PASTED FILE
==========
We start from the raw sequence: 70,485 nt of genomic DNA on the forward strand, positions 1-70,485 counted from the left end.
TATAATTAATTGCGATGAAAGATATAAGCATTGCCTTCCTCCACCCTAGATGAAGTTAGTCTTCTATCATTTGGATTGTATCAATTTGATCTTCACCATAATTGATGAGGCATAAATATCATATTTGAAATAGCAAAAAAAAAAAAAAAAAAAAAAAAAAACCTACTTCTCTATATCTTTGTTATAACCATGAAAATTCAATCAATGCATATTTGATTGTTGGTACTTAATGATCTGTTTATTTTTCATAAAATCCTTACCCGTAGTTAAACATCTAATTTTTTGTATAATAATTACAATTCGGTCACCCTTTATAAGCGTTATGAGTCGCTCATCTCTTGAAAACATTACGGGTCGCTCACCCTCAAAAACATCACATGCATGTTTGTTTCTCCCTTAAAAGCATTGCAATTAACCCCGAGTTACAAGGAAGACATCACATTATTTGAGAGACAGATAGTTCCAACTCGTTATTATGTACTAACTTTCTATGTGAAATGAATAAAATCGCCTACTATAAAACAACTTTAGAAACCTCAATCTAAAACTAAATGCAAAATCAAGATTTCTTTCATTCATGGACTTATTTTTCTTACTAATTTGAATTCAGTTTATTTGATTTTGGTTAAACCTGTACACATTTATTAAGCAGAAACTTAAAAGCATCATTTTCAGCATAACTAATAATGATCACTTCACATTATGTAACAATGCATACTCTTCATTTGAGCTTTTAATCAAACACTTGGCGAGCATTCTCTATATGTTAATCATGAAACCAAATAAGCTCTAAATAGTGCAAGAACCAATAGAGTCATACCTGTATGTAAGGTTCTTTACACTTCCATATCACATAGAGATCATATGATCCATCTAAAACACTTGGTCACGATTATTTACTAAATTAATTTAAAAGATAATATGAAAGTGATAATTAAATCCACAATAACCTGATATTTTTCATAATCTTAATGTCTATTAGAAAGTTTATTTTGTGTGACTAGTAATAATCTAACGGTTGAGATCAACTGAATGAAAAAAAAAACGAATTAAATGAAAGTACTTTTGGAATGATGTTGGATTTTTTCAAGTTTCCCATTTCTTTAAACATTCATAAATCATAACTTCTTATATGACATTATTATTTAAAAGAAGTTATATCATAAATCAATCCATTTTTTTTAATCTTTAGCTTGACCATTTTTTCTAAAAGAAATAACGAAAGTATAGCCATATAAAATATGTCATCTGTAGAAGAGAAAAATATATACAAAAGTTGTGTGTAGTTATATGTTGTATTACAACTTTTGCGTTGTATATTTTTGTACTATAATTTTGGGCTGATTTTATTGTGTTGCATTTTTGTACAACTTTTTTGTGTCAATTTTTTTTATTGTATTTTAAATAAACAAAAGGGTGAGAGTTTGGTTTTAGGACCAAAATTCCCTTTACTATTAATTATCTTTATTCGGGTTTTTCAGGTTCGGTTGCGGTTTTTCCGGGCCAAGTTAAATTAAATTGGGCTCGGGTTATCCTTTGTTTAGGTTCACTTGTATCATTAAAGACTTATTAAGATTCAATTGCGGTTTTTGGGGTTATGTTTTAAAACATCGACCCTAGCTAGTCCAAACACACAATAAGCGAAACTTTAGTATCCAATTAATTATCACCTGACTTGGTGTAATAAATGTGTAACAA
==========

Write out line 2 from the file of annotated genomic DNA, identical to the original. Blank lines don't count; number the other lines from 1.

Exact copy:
TATAATTAATTGCGATGAAAGATATAAGCATTGCCTTCCTCCACCCTAGATGAAGTTAGTCTTCTATCATTTGGATTGTATCAATTTGATCTTCACCATAATTGATGAGGCATAAATATCATATTTGAAATAGCAAAAAAAAAAAAAAAAAAAAAAAAAAACCTACTTCTCTATATCTTTGTTATAACCATGAAAATTCAATCAATGCATATTTGATTGTTGGTACTTAATGATCTGTTTATTTTTCATAAAATCCTTACCCGTAGTTAAACATCTAATTTTTTGTATAATAATTACAATTCGGTCACCCTTTATAAGCGTTATGAGTCGCTCATCTCTTGAAAACATTACGGGTCGCTCACCCTCAAAAACATCACATGCATGTTTGTTTCTCCCTTAAAAGCATTGCAATTAACCCCGAGTTACAAGGAAGACATCACATTATTTGAGAGACAGATAGTTCCAACTCGTTATTATGTACTAACTTTCTATGTGAAATGAATAAAATCGCCTACTATAAAACAACTTTAGAAACCTCAATCTAAAACTAAATGCAAAATCAAGATTTCTTTCATTCATGGACTTATTTTTCTTACTAATTTGAATTCAGTTTATTTGATTTTGGTTAAACCTGTACACATTTATTAAGCAGAAACTTAAAAGCATCATTTTCAGCATAACTAATAATGATCACTTCACATTATGTAACAATGCATACTCTTCATTTGAGCTTTTAATCAAACACTTGGCGAGCATTCTCTATATGTTAATCATGAAACCAAATAAGCTCTAAATAGTGCAAGAACCAATAGAGTCATACCTGTATGTAAGGTTCTTTACACTTCCATATCACATAGAGATCATATGATCCATCTAAAACACTTGGTCACGATTATTTACTAAATTAATTTAAAAGATAATATGAAAGTGATAATTAAATCCACAATAACCTGATATTTTTCATAATCTTAATGTCTATTAGAAAGTTTATTTTGTGTGACTAGTAATAATCTAACGGTTGAGATCAACTGAATGAAAAAAAAAACGAATTAAATGAAAGTACTTTTGGAATGATGTTGGATTTTTTCAAGTTTCCCATTTCTTTAAACATTCATAAATCATAACTTCTTATATGACATTATTATTTAAAAGAAGTTATATCATAAATCAATCCATTTTTTTTAATCTTTAGCTTGACCATTTTTTCTAAAAGAAATAACGAAAGTATAGCCATATAAAATATGTCATCTGTAGAAGAGAAAAATATATACAAAAGTTGTGTGTAGTTATATGTTGTATTACAACTTTTGCGTTGTATATTTTTGTACTATAATTTTGGGCTGATTTTATTGTGTTGCATTTTTGTACAACTTTTTTGTGTCAATTTTTTTTATTGTATTTTAAATAAACAAAAGGGTGAGAGTTTGGTTTTAGGACCAAAATTCCCTTTACTATTAATTATCTTTATTCGGGTTTTTCAGGTTCGGTTGCGGTTTTTCCGGGCCAAGTTAAATTAAATTGGGCTCGGGTTATCCTTTGTTTAGGTTCACTTGTATCATTAAAGACTTATTAAGATTCAATTGCGGTTTTTGGGGTTATGTTTTAAAACATCGACCCTAGCTAGTCCAAACACACAATAAGCGAAACTTTAGTATCCAATTAATTATCACCTGACTTGGTGTAATAAATGTGTAACAA